for National Geographic News
Just as Hurricane Gustav was dissipating and three tropical storms were brewing in the Atlantic, forecasters predicted that September hurricane activity would be well above normal for the 2008 Atlantic hurricane season.
Five named storms should form this month, according to Colorado State University forecasters William Gray and Phil Klotzbach. That tally includes newly named tropical storm Josephine but not Hurricane Gustav or tropical storms Hannah and Ike, as they were named in August.
Of the five predicted storms, four are expected to become hurricanes, meaning they would have winds of at least 74 miles (119 kilometers) an hour. Two are forecast to become major hurricanes—Category 3 or higher, with winds exceeding 110 miles (177 kilometers) an hour.
Low atmospheric pressure and warm seas encourage storms, and both are present now in the tropical Atlantic Basin—which includes the Atlantic Ocean, the Caribbean Sea, and the Gulf of Mexico (map)—according to Klotzbach.
"We have seen some of the lowest pressure readings on record in the tropical Atlantic during August," Klotzbach said in a statement. "Water temperatures in the tropical Atlantic remain at above-average values.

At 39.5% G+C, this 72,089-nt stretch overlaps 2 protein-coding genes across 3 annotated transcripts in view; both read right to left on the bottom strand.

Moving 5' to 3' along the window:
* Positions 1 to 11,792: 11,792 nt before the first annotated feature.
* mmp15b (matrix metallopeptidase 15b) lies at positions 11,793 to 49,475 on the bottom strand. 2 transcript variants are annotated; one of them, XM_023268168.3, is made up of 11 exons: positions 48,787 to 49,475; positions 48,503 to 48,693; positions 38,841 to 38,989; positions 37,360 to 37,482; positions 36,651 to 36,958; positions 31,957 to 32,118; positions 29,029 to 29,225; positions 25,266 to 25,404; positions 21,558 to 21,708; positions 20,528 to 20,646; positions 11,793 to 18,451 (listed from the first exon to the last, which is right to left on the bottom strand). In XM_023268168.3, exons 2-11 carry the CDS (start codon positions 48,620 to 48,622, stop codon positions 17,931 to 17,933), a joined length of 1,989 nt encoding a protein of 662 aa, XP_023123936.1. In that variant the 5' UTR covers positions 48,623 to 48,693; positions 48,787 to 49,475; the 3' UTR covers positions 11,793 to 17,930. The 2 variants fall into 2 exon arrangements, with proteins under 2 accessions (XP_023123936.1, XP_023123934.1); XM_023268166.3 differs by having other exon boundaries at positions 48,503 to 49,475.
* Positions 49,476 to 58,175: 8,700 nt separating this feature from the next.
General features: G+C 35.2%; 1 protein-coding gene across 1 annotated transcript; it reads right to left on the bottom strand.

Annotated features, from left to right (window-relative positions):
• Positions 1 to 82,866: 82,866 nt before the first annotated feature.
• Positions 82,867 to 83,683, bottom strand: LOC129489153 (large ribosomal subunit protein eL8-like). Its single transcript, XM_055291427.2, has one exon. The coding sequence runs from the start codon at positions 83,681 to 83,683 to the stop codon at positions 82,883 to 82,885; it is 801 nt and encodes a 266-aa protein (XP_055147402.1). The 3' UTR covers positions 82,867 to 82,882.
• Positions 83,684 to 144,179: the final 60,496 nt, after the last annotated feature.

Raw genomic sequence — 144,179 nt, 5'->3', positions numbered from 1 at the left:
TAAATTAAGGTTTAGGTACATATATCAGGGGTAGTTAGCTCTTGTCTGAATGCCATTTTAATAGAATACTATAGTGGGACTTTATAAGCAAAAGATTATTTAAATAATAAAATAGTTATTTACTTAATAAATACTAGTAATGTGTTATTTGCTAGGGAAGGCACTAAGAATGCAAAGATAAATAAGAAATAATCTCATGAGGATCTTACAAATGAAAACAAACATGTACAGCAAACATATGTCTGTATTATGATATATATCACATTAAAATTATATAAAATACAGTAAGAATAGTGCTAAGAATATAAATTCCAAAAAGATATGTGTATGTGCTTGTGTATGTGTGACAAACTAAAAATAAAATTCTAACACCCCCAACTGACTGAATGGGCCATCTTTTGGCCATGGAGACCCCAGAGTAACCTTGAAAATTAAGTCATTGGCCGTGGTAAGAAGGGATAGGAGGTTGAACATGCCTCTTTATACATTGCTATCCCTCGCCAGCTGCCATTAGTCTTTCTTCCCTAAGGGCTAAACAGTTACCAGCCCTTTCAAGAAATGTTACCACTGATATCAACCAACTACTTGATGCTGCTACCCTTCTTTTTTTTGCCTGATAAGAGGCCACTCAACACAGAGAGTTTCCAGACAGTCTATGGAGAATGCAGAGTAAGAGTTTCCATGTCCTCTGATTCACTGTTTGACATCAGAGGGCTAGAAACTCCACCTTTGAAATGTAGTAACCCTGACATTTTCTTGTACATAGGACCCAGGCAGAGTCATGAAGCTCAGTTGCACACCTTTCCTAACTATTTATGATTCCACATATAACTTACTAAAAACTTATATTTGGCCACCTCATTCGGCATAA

"A combination of these two factors typically leads to an active September."
Jeff Masters, director of the private weather forecasting service Weather Underground, said he agrees with the prediction of an active September.
"I don't see any letup over the next two weeks," Masters said. "There could be two to three active named storms all the time in the Atlantic for the next two weeks."
In April, Colorado State's Klotzbach and Gray had forecast a "well above average" 2008 Atlantic hurricane season. They pointed out in the new statement that June and July were also very active, spawning three named storms: Hurricane Bertha, Hurricane Dolly, and tropical storm Cristobal.
Including tropical storm Arthur, which formed in May, ahead of the official season, 10 of the 15 named storms forecast in April have already taken shape.
Hanna, Ike, and Josephine
As Hurricane Gustav wanes, forecasters—along with U.S. residents from the eastern Carolinas to the Gulf Coast—are warily watching tropical storms Hanna, Ike, and Josephine.
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